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Tennessee shuns federal HIV funds

HIV transmissions among gay and bisexual men are on the decline in the U.K.
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While the country remains in shock after Tennessee’s recent ban on public drag performances, another, more insidious attack on the LGBTQ+ community has been underway in the state.

A coordinated effort by right-wing media and conservative lawmakers has decimated community-based programs addressing healthcare for LGBTQ+ people in Tennessee, including efforts to combat HIV.

In January, Tennessee Gov. Bill Lee (R) announced his administration was rejecting $8.8 million in federal funds provided by the Centers for Disease Control and Prevention (CDC) for HIV prevention and treatment.

Left unsaid was the fact that some of those dollars had made their way to programs run by groups associated with trans healthcare. After a months-long outrage campaign by right-wing media, Gov. Lee finally threw the baby out with the bathwater.

The pressure campaign started in September, when right-wing provocateurs Matt Walsh and Ben Shapiro set their sights on the transgender care program at Nashville’s Vanderbilt University Medical Center, which Walsh described as “barbaric.”

“They now castrate, sterilize, and mutilate minors as well as adults,” Walsh said at the time.

Walsh amplified the accusations with an appearance on Tucker Carlson’s Fox News show on September 21 publicizing his “investigation,” while the Daily Wire co-founder Shapiro promoted the charges on his YouTube channel and podcast, detailing “nonsense garbage that a boy can be a girl and a girl can be a boy.”

The very next day, Gov. Lee issued a statement calling for a “thorough investigation.”

The accusations ignited a social media firestorm and surfaced the existence of the Tennessee Transgender Task Force, a volunteer team at Vanderbilt focused on trans health and HIV prevention, funded in part by those CDC dollars.

Weeks later, in November, the trans program’s director Dr. Pamela Talley told staff that federal dollars funding the task force, as well as Tennessee Planned Parenthood, would cease at year’s end.

Then in mid-January, the Lee administration announced it would not just end funding for those recipients, which totaled $235,000, but also that it would reject entirely a pair of CDC grants directed at HIV prevention, treatment and monitoring in the state worth more than $8.8 million.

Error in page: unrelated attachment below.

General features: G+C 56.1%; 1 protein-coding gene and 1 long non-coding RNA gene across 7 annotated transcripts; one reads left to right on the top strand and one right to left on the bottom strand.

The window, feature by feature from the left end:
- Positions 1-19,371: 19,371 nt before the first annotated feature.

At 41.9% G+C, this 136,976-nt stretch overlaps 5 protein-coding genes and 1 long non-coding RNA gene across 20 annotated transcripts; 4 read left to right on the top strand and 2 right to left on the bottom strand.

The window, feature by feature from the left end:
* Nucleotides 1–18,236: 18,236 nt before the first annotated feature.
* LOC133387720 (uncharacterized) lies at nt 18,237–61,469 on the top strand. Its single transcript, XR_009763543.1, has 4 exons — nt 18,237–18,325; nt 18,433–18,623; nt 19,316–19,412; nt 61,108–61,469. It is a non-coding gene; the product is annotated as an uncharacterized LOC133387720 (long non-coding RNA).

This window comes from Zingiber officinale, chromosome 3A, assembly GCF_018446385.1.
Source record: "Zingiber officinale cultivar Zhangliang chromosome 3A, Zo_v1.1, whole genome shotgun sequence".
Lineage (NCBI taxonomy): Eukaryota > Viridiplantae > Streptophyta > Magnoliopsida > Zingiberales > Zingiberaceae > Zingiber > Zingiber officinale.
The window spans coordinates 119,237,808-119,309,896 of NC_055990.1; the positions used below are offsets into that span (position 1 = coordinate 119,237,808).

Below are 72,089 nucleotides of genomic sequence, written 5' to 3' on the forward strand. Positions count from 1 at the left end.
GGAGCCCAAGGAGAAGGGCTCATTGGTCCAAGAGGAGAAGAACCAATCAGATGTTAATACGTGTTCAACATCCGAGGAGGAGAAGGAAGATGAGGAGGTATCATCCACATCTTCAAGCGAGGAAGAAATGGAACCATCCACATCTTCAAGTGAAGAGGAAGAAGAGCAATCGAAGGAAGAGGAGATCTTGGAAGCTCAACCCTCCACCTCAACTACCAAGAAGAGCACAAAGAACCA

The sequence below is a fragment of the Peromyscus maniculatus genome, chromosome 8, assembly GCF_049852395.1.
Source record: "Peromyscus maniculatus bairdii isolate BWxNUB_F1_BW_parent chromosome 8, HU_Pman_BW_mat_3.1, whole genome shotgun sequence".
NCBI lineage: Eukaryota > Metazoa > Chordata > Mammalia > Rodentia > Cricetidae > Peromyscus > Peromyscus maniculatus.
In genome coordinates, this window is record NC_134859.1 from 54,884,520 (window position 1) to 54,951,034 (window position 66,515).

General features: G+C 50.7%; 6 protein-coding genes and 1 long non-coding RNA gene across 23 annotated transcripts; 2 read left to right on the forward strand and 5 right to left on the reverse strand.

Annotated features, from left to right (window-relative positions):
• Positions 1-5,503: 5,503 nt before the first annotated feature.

“People have been crying all week,” one Tennessee Health Department staffer told NBC News after the announcement on January 20.

Ashley Coffield, the CEO of Planned Parenthood of Tennessee and Northern Mississippi, said the decision “felt like they were punching me in the gut.”

“I couldn’t believe that the governor would take the nuclear option,” she said, adding that she saw the move as a “political vendetta against abortion rights groups and transgender people.”

On Wednesday, newly appointed Tennessee Health Commissioner Ralph Alvarado told a state Senate committee that money from the grants would be replaced with $9 million in state funds.

Alvarado called the federal grants “cumbersome.”

“I think this is going to allow a bit of innovation, a little bit of liberty,” Alvarado testified. “I think it’s going to help vulnerable populations: people who are in human trafficking populations, mothers, children, first responders.”

But those populations, also identified by the governor’s office,  are not the ones most affected by the HIV epidemic in Tennessee, experts say.

“Tennessee is preferring to fight a fictitious epidemic rather than their very real HIV epidemic,” Greg Millett, the director of public policy at amfAR, The Foundation for AIDS Research, told NBC News.

“First responders are just not at risk for HIV anywhere in the United States. Sexual trafficking is awful, but it’s not a major contributor for HIV cases in Tennessee or elsewhere.” 

He added: “All of this is willful ignorance on the part of the state government.”  

When State Sen. Jeff Yarbro (D-Nashville) asked Alvarado if future state funding would focus on the highest-risk groups, including men who have sex with men and intravenous drug users, the health commissioner was less than definitive.

“I imagine that the same populations they’ve been approaching will continue to receive benefits from this.”

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